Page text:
$ mkdir -p /tmp/src
$ touch /tmp/src/file_name
$ cat test.sh
archive_file_name=“file_name”
if [ \( ! -f /tmp/dest/$archive_file_name.tar.bz2 \) \
-o \( -f /tmp/dest/$archive_file_name.tar.bz2 \
-a “$(sum /tmp/dest/$archive_file_name.tar.bz2)” != \
“$(sum /tmp/src/$archive_file_name.tar.bz2)” \) \
]; then
echo “Destination directory and source directory aren’t in sync.”
else
echo “Destination directory and source directory are in sync.”
fi
$ bash test.sh
sum: /tmp/dest/file_name.tar.bz2: No such file or directory
Destination directory and source directory aren’t in sync.
$ sh test.sh
sum: /tmp/dest/file_name.tar.bz2: No such file or directory
Destination directory and source directory aren’t in sync.
$


Notice how, when using -a, the $(sum /abs_path/to_file) was executed even when the preceding clause was false. This is something that doesn’t happen when we use bash – When Using bash compatible syntax:

$ cat test.bash
archive_file_name=“file_name”
if [[ (( ! -f /tmp/dest/$archive_file_name.tar.bz2 )) \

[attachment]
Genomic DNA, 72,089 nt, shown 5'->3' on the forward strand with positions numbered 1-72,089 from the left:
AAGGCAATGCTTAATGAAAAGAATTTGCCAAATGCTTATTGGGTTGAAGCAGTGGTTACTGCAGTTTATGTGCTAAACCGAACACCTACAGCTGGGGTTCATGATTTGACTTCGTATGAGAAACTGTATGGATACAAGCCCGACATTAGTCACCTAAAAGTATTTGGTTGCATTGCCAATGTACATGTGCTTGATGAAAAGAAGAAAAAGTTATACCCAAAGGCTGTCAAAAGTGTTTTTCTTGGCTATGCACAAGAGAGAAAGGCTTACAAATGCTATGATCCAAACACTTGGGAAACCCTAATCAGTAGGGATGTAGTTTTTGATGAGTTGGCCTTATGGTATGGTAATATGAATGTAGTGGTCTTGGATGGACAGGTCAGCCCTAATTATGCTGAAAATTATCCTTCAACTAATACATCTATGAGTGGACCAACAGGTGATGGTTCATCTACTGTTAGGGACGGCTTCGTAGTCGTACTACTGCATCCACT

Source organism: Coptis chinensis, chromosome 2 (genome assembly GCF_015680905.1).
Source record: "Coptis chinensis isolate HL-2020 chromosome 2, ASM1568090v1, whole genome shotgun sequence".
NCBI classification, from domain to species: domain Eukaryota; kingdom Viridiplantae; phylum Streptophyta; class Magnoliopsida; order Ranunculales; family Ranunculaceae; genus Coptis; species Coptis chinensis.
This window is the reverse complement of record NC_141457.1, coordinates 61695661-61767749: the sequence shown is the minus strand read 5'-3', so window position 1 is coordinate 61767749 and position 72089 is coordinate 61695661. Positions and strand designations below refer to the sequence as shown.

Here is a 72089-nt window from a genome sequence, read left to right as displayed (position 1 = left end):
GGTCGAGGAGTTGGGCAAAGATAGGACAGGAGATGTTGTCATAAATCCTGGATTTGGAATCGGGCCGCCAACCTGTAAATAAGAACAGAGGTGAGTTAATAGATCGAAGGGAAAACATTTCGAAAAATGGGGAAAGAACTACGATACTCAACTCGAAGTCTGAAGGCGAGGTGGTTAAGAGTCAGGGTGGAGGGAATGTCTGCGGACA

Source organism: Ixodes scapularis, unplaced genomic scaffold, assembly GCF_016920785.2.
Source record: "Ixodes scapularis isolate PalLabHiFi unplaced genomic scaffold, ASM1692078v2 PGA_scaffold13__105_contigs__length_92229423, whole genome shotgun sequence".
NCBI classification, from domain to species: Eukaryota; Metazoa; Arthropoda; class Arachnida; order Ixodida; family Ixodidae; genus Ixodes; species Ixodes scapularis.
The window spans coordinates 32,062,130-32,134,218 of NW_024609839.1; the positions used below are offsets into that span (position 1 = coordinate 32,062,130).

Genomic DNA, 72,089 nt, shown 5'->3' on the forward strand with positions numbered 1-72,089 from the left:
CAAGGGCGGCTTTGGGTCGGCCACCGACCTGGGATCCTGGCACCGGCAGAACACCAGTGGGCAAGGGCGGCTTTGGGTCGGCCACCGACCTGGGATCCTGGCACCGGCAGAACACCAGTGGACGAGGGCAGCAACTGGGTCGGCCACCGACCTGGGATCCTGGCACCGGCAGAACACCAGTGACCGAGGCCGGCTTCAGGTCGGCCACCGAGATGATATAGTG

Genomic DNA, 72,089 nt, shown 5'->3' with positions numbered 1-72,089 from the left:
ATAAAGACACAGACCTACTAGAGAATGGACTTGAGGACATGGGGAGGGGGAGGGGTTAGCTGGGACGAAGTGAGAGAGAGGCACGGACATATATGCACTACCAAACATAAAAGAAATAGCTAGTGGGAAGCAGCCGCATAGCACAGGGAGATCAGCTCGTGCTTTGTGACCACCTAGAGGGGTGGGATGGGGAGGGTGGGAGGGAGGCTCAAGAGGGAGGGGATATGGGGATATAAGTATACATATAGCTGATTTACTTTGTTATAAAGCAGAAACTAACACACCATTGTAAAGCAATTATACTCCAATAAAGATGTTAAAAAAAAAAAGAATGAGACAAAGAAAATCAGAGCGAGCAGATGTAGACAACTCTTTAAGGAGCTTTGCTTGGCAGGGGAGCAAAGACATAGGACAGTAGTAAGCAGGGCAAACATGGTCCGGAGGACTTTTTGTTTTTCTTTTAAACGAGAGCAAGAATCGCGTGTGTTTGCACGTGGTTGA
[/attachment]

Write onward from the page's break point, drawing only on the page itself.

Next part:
|| (( -f /tmp/dest/$archive_file_name.tar.bz2 \
&& “$(sum /tmp/dest/$archive_file_name.tar.bz2)” != \
“$(sum /tmp/src/$archive_file_name.tar.bz2)” )) \
]]; then
echo “Destination directory and source directory aren’t in sync.”
else
echo “Destination directory and source directory are in sync.”
fi
$ sh test.sh
/tmp/test.bash: 2: Syntax error: “(” unexpected (expecting “)”)
$ bash test.bash
Destination directory and source directory aren’t in sync.

Yet another example using find:

bash$ cat test.bash
touch /tmp/date_one -t 201212220000.00
touch /tmp/date_two -t 201212210000.00
if [[ ( -d /tmp/test/ ) && ( -n “$(find /tmp/test/ -cnewer /tmp/date_one -and ! -cnewer /tmp/date_two -type ‘f’)” ) ]]; then
echo ‘Recent files found!’
else
echo ‘No recent files found!’
fi
bash$ bash test.bash
No recent files found!
bash$ sh
$ sh test.bash
test.bash: 3: Syntax error: word unexpected (expecting “)”)
$ exit
bash$
bash$ cat test.sh